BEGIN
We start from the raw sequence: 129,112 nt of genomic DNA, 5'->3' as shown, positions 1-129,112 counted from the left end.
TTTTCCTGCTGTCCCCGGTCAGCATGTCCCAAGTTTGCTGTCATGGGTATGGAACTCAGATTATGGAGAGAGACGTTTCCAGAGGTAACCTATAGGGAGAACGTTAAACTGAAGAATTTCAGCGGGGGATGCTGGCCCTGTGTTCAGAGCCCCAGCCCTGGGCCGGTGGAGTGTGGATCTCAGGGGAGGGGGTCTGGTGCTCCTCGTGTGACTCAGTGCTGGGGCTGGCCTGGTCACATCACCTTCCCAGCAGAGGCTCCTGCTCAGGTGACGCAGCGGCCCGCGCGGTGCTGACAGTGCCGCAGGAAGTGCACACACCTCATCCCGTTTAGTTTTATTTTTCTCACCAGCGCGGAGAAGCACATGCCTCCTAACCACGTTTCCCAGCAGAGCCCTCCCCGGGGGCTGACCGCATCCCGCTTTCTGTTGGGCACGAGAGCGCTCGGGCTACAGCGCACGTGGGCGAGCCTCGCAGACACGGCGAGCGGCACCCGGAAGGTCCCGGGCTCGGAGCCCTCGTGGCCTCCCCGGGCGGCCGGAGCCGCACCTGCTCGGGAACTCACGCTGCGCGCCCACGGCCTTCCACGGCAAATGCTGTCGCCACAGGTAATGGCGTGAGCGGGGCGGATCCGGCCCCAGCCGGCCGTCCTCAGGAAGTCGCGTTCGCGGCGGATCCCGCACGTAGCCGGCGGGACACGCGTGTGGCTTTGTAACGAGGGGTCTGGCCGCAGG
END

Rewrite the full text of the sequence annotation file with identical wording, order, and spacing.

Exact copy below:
We start from the raw sequence: 129,112 nt of genomic DNA, 5'->3' as shown, positions 1-129,112 counted from the left end.
TTTTCCTGCTGTCCCCGGTCAGCATGTCCCAAGTTTGCTGTCATGGGTATGGAACTCAGATTATGGAGAGAGACGTTTCCAGAGGTAACCTATAGGGAGAACGTTAAACTGAAGAATTTCAGCGGGGGATGCTGGCCCTGTGTTCAGAGCCCCAGCCCTGGGCCGGTGGAGTGTGGATCTCAGGGGAGGGGGTCTGGTGCTCCTCGTGTGACTCAGTGCTGGGGCTGGCCTGGTCACATCACCTTCCCAGCAGAGGCTCCTGCTCAGGTGACGCAGCGGCCCGCGCGGTGCTGACAGTGCCGCAGGAAGTGCACACACCTCATCCCGTTTAGTTTTATTTTTCTCACCAGCGCGGAGAAGCACATGCCTCCTAACCACGTTTCCCAGCAGAGCCCTCCCCGGGGGCTGACCGCATCCCGCTTTCTGTTGGGCACGAGAGCGCTCGGGCTACAGCGCACGTGGGCGAGCCTCGCAGACACGGCGAGCGGCACCCGGAAGGTCCCGGGCTCGGAGCCCTCGTGGCCTCCCCGGGCGGCCGGAGCCGCACCTGCTCGGGAACTCACGCTGCGCGCCCACGGCCTTCCACGGCAAATGCTGTCGCCACAGGTAATGGCGTGAGCGGGGCGGATCCGGCCCCAGCCGGCCGTCCTCAGGAAGTCGCGTTCGCGGCGGATCCCGCACGTAGCCGGCGGGACACGCGTGTGGCTTTGTAACGAGGGGTCTGGCCGCAGG